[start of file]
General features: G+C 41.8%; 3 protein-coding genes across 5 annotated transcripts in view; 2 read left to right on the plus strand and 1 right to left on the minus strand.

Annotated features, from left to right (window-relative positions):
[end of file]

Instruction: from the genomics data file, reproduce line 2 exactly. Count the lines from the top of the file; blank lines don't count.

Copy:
Annotated features, from left to right (window-relative positions):